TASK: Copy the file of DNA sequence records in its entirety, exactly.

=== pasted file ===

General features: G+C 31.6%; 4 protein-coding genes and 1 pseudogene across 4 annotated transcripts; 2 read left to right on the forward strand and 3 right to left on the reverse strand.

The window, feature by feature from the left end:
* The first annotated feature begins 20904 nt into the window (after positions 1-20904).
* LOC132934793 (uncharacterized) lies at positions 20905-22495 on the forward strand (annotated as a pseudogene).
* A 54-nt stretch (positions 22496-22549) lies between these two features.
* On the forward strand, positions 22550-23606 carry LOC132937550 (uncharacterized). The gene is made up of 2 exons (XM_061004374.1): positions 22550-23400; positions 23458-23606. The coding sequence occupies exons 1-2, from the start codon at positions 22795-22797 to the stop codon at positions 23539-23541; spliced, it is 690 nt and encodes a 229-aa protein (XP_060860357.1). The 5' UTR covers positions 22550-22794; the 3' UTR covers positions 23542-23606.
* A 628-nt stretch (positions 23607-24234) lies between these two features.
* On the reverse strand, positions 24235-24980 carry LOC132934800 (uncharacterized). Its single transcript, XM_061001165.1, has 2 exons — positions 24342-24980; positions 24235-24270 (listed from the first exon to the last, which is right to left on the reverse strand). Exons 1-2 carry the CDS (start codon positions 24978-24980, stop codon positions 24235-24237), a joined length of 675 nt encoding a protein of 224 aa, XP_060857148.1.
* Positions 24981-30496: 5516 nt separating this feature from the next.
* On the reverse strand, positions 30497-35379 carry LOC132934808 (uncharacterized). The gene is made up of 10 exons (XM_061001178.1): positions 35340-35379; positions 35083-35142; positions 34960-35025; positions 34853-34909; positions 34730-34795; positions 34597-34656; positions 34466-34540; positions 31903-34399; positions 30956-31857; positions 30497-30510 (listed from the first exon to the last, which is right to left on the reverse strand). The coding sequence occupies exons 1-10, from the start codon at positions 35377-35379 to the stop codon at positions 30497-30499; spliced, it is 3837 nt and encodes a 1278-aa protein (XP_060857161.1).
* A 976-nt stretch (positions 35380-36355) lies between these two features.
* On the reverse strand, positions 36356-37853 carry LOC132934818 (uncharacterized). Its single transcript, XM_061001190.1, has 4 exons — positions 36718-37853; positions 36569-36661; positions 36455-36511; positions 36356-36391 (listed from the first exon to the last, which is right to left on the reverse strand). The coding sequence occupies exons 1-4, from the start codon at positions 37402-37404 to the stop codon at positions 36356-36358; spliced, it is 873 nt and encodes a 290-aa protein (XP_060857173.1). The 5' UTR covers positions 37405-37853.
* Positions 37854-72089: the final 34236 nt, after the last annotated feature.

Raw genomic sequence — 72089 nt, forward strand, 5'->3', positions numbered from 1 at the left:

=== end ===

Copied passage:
General features: G+C 31.6%; 4 protein-coding genes and 1 pseudogene across 4 annotated transcripts; 2 read left to right on the forward strand and 3 right to left on the reverse strand.

The window, feature by feature from the left end:
* The first annotated feature begins 20904 nt into the window (after positions 1-20904).
* LOC132934793 (uncharacterized) lies at positions 20905-22495 on the forward strand (annotated as a pseudogene).
* A 54-nt stretch (positions 22496-22549) lies between these two features.
* On the forward strand, positions 22550-23606 carry LOC132937550 (uncharacterized). The gene is made up of 2 exons (XM_061004374.1): positions 22550-23400; positions 23458-23606. The coding sequence occupies exons 1-2, from the start codon at positions 22795-22797 to the stop codon at positions 23539-23541; spliced, it is 690 nt and encodes a 229-aa protein (XP_060860357.1). The 5' UTR covers positions 22550-22794; the 3' UTR covers positions 23542-23606.
* A 628-nt stretch (positions 23607-24234) lies between these two features.
* On the reverse strand, positions 24235-24980 carry LOC132934800 (uncharacterized). Its single transcript, XM_061001165.1, has 2 exons — positions 24342-24980; positions 24235-24270 (listed from the first exon to the last, which is right to left on the reverse strand). Exons 1-2 carry the CDS (start codon positions 24978-24980, stop codon positions 24235-24237), a joined length of 675 nt encoding a protein of 224 aa, XP_060857148.1.
* Positions 24981-30496: 5516 nt separating this feature from the next.
* On the reverse strand, positions 30497-35379 carry LOC132934808 (uncharacterized). The gene is made up of 10 exons (XM_061001178.1): positions 35340-35379; positions 35083-35142; positions 34960-35025; positions 34853-34909; positions 34730-34795; positions 34597-34656; positions 34466-34540; positions 31903-34399; positions 30956-31857; positions 30497-30510 (listed from the first exon to the last, which is right to left on the reverse strand). The coding sequence occupies exons 1-10, from the start codon at positions 35377-35379 to the stop codon at positions 30497-30499; spliced, it is 3837 nt and encodes a 1278-aa protein (XP_060857161.1).
* A 976-nt stretch (positions 35380-36355) lies between these two features.
* On the reverse strand, positions 36356-37853 carry LOC132934818 (uncharacterized). Its single transcript, XM_061001190.1, has 4 exons — positions 36718-37853; positions 36569-36661; positions 36455-36511; positions 36356-36391 (listed from the first exon to the last, which is right to left on the reverse strand). The coding sequence occupies exons 1-4, from the start codon at positions 37402-37404 to the stop codon at positions 36356-36358; spliced, it is 873 nt and encodes a 290-aa protein (XP_060857173.1). The 5' UTR covers positions 37405-37853.
* Positions 37854-72089: the final 34236 nt, after the last annotated feature.

Raw genomic sequence — 72089 nt, forward strand, 5'->3', positions numbered from 1 at the left: